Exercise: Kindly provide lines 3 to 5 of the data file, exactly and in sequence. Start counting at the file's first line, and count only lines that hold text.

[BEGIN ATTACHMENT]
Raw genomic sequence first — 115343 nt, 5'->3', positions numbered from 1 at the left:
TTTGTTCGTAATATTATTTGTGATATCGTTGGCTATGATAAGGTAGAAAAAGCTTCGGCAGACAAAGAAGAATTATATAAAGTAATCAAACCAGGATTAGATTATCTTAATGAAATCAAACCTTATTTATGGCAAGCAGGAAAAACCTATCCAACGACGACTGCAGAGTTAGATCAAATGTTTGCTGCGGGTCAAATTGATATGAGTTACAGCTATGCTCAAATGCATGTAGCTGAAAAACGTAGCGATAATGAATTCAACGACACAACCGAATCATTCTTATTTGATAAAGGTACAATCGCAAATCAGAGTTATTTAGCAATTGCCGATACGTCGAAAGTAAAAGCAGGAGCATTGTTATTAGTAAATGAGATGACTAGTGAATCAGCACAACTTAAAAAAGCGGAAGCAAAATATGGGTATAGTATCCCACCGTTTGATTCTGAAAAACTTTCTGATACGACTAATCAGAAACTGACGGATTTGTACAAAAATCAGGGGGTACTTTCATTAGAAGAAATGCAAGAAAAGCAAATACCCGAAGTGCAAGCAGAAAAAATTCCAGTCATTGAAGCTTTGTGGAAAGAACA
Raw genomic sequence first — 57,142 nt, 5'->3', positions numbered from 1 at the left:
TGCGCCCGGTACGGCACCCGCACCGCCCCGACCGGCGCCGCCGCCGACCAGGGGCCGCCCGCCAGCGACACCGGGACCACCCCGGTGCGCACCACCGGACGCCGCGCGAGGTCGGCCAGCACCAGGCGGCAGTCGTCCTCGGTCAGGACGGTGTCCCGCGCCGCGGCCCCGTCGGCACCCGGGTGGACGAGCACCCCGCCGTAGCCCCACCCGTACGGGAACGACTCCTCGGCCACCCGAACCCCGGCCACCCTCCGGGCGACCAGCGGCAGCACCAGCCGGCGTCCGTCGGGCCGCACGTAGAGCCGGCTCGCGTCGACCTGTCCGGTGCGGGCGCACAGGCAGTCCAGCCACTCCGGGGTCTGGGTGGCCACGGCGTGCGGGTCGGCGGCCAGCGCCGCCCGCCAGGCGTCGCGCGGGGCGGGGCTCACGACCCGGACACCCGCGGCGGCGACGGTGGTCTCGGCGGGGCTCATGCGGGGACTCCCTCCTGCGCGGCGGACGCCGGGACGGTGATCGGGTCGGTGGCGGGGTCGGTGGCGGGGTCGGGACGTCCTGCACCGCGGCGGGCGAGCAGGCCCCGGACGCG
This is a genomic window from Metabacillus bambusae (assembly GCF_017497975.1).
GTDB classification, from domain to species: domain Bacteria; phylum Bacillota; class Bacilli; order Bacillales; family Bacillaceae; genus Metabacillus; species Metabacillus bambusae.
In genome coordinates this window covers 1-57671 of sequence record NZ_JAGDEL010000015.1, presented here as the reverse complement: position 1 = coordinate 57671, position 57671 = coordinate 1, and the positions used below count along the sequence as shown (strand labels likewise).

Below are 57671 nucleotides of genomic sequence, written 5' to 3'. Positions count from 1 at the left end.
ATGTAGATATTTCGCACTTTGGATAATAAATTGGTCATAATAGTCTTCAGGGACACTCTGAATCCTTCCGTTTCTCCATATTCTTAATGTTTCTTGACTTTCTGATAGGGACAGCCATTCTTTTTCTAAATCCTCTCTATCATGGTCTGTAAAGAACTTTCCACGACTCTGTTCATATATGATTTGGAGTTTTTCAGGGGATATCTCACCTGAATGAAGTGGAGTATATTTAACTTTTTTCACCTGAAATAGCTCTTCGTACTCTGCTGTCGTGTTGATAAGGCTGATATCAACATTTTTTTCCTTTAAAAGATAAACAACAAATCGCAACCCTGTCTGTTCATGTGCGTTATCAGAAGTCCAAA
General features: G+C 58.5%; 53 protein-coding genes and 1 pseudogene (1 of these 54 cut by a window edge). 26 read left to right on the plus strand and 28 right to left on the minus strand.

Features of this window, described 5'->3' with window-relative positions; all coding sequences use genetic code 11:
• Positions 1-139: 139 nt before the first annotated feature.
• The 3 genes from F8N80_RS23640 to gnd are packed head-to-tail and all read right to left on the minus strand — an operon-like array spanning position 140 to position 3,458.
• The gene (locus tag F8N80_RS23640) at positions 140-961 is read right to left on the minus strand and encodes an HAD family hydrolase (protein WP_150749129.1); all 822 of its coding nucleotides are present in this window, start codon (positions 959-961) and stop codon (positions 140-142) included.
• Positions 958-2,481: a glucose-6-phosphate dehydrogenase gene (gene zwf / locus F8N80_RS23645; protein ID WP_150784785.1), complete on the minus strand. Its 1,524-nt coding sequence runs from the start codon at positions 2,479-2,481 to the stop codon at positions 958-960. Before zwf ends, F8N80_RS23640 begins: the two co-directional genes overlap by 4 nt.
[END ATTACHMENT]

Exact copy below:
Raw genomic sequence first — 57,142 nt, 5'->3', positions numbered from 1 at the left:
TGCGCCCGGTACGGCACCCGCACCGCCCCGACCGGCGCCGCCGCCGACCAGGGGCCGCCCGCCAGCGACACCGGGACCACCCCGGTGCGCACCACCGGACGCCGCGCGAGGTCGGCCAGCACCAGGCGGCAGTCGTCCTCGGTCAGGACGGTGTCCCGCGCCGCGGCCCCGTCGGCACCCGGGTGGACGAGCACCCCGCCGTAGCCCCACCCGTACGGGAACGACTCCTCGGCCACCCGAACCCCGGCCACCCTCCGGGCGACCAGCGGCAGCACCAGCCGGCGTCCGTCGGGCCGCACGTAGAGCCGGCTCGCGTCGACCTGTCCGGTGCGGGCGCACAGGCAGTCCAGCCACTCCGGGGTCTGGGTGGCCACGGCGTGCGGGTCGGCGGCCAGCGCCGCCCGCCAGGCGTCGCGCGGGGCGGGGCTCACGACCCGGACACCCGCGGCGGCGACGGTGGTCTCGGCGGGGCTCATGCGGGGACTCCCTCCTGCGCGGCGGACGCCGGGACGGTGATCGGGTCGGTGGCGGGGTCGGTGGCGGGGTCGGGACGTCCTGCACCGCGGCGGGCGAGCAGGCCCCGGACGCG
This is a genomic window from Metabacillus bambusae (assembly GCF_017497975.1).